Policy does not work for trusts

Bug #1717847 reported by Adrian Turjak on 2017-09-18
This bug affects 1 person
Affects Status Importance Assigned to Milestone
OpenStack Identity (keystone)

Bug Description

see: http://lists.openstack.org/pipermail/openstack-dev/2017-September/122115.html

In short, the trusts APIs handle their policy in code rather than from the policy file.

This is rather confusing seeing as we have policies for trusts in the policy json file which do nothing:

We should set better default policies, and change the code to respect the policy files rather than handle the policy checking based on hardcoded values.

This change needs to be handled carefully (and made very obvious in release notes), because anyone using an older policy file once the change to respect the policy file is part of a release, will mean any authed user can list trusts because of the existing (and incorrect) default policy rules.

Matthew Edmonds (edmondsw) wrote :

The keystone.common.controller.protected decorator is used on the create_token, etc. methods in keystone.trust.controllers.TrustV3, so it certainly looks like policy is being checked. If you customize those rules to require a specific role (e.g. "role:admin" instead of "" for list_trusts) are you still able to perform the action regardless of your role?

I think what you're indicating is that we have hard-coded *additional* checks, and that is intentional. In fact the default for create_trust is the only one that's wrong here. That should be "", with the user_id restriction hard-coded rather than left to policy.

Scope checks (e.g. project of token matches project of target resource) should always be hard-coded. This is because there is only one correct scope check per action. Allowing scope checks to be configurable only makes policy more complicated for operators, with no benefits since there is only one secure answer. Keystone (and other projects) have not been consistent about it in the past, which we're trying to address, but for everything except create_trust it appears that keystone has done better than usual when it comes to trusts.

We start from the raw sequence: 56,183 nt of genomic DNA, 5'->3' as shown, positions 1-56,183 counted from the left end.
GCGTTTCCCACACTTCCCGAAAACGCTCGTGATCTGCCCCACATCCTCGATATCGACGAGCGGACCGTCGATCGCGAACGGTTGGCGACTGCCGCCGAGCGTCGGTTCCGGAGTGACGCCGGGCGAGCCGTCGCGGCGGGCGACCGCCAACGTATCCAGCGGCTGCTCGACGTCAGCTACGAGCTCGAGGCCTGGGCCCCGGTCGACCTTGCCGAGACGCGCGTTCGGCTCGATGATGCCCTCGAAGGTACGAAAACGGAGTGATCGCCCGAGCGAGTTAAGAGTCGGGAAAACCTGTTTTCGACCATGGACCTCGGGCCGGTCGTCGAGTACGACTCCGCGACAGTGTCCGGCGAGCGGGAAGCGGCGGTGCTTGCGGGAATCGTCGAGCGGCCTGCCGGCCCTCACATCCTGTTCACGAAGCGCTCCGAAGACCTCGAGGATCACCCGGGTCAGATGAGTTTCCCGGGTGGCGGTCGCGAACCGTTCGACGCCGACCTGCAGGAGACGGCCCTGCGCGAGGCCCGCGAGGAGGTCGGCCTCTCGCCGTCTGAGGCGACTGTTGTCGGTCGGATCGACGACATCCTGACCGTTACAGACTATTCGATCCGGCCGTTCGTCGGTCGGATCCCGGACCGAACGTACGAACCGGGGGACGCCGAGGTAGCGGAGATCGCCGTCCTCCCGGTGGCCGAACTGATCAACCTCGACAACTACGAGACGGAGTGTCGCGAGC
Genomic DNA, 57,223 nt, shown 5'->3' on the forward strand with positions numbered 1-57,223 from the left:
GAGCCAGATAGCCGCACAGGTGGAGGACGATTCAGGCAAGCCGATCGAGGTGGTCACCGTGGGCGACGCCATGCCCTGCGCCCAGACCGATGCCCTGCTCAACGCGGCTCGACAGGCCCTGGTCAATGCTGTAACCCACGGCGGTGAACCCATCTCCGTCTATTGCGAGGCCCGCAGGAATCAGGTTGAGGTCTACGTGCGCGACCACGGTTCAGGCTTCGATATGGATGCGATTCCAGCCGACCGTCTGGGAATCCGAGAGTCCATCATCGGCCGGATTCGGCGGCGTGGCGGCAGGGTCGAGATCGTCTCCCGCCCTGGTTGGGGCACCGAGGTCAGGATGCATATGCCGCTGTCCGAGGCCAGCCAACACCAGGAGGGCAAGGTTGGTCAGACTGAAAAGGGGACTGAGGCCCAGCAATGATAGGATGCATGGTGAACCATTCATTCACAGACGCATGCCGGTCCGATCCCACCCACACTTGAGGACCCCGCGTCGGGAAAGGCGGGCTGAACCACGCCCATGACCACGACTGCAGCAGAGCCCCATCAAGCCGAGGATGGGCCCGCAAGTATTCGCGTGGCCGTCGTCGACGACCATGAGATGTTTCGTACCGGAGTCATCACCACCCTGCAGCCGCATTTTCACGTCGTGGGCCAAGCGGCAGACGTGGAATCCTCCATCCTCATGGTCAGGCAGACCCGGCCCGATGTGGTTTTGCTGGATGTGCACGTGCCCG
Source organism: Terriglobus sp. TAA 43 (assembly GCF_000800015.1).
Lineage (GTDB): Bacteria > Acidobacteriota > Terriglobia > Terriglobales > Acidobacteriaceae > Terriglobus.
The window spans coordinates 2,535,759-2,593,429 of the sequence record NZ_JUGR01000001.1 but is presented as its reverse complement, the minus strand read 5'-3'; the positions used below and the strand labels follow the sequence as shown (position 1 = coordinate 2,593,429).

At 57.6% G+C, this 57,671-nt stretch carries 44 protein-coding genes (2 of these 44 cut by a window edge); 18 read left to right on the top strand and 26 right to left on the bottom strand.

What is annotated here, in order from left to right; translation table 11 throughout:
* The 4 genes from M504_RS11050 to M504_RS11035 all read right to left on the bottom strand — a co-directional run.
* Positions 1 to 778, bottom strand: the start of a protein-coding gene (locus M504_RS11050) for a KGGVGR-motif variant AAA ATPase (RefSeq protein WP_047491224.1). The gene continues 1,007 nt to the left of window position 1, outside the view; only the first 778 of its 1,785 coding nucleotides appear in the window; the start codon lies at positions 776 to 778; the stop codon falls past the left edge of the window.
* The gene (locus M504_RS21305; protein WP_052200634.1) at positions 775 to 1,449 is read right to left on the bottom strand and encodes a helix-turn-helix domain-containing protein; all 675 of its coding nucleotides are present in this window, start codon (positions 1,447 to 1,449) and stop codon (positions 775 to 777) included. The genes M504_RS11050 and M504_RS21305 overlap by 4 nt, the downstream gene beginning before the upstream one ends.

Adrian Turjak (adriant-y) wrote :

I don't really think this is much of an issue. I was only checking because by default the policy is what controls most of the APIs in keystone, so seeing a "" policy made me worry enough to check.

While I get that chances are you probably don't want to be do anything too different, and sensible defaults are important, it feels weird to hardcode this API when very few of the other Keystone APIs have any such hardcoding (apart from a few exceptions). For a lot of them, you can make the policy blank and suddenly your whole cloud is exposed. That is bad, but it also means deployers have more power to tweak their policy.

Hardcoding of policy makes it harder to use different names for roles for one, and having this API be an outlier that isn't really affected by policy is just odd.

For my purposes, this API is secure, and I don't really care beyond that too much, so it's up to the Keystone team if they feel that hardcoding policy in this case really is a good idea or not. I lean towards not especially when dealing with roles, but things like APIs returning things based on scope by default is fine.

What I'm curious of is are any of these hard coded policies documented somewhere? I tried looking but didn't find anything.

Lance Bragstad (lbragstad) wrote :

To the best of my knowledge, this is highly specific to trusts. For trusts, certain scope-like things were hardcoded into the actual API because we didn't really have a good way to do it in policy.json format (which probably ended up being a good thing).

As of today, we are working on tools that will help us move to sane default policies in a way operators can consume [0].

If we keep this open, we could target this specific bug to leveraging that work.

[0] https://specs.openstack.org/openstack/oslo-specs/specs/queens/policy-deprecation.html

Changed in keystone:
status: New → Confirmed
importance: Undecided → Low
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